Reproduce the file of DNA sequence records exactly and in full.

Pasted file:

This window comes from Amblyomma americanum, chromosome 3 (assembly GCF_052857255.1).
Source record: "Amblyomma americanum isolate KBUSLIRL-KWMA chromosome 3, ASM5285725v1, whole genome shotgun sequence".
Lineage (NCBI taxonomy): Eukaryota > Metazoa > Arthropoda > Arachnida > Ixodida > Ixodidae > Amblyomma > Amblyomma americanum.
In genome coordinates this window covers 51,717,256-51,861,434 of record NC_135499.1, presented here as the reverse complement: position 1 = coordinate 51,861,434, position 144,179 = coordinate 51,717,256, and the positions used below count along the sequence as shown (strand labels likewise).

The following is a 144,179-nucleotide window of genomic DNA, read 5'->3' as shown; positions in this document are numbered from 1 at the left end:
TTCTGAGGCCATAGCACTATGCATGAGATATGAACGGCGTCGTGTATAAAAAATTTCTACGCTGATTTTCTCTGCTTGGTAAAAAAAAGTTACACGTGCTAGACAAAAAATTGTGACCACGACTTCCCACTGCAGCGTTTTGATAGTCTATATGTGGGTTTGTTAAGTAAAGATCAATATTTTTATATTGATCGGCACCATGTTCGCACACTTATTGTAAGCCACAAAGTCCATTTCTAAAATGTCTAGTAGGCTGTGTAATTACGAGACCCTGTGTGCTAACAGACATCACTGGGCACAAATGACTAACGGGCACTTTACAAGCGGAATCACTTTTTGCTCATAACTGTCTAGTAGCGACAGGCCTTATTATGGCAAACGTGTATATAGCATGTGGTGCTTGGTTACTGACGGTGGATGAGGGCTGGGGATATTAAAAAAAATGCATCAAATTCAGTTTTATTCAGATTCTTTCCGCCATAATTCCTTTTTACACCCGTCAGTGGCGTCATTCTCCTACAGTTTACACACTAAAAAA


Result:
This window comes from Amblyomma americanum, chromosome 3 (assembly GCF_052857255.1).
Source record: "Amblyomma americanum isolate KBUSLIRL-KWMA chromosome 3, ASM5285725v1, whole genome shotgun sequence".
Lineage (NCBI taxonomy): Eukaryota > Metazoa > Arthropoda > Arachnida > Ixodida > Ixodidae > Amblyomma > Amblyomma americanum.
In genome coordinates this window covers 51,717,256-51,861,434 of record NC_135499.1, presented here as the reverse complement: position 1 = coordinate 51,861,434, position 144,179 = coordinate 51,717,256, and the positions used below count along the sequence as shown (strand labels likewise).

The following is a 144,179-nucleotide window of genomic DNA, read 5'->3' as shown; positions in this document are numbered from 1 at the left end:
TTCTGAGGCCATAGCACTATGCATGAGATATGAACGGCGTCGTGTATAAAAAATTTCTACGCTGATTTTCTCTGCTTGGTAAAAAAAAGTTACACGTGCTAGACAAAAAATTGTGACCACGACTTCCCACTGCAGCGTTTTGATAGTCTATATGTGGGTTTGTTAAGTAAAGATCAATATTTTTATATTGATCGGCACCATGTTCGCACACTTATTGTAAGCCACAAAGTCCATTTCTAAAATGTCTAGTAGGCTGTGTAATTACGAGACCCTGTGTGCTAACAGACATCACTGGGCACAAATGACTAACGGGCACTTTACAAGCGGAATCACTTTTTGCTCATAACTGTCTAGTAGCGACAGGCCTTATTATGGCAAACGTGTATATAGCATGTGGTGCTTGGTTACTGACGGTGGATGAGGGCTGGGGATATTAAAAAAAATGCATCAAATTCAGTTTTATTCAGATTCTTTCCGCCATAATTCCTTTTTACACCCGTCAGTGGCGTCATTCTCCTACAGTTTACACACTAAAAAA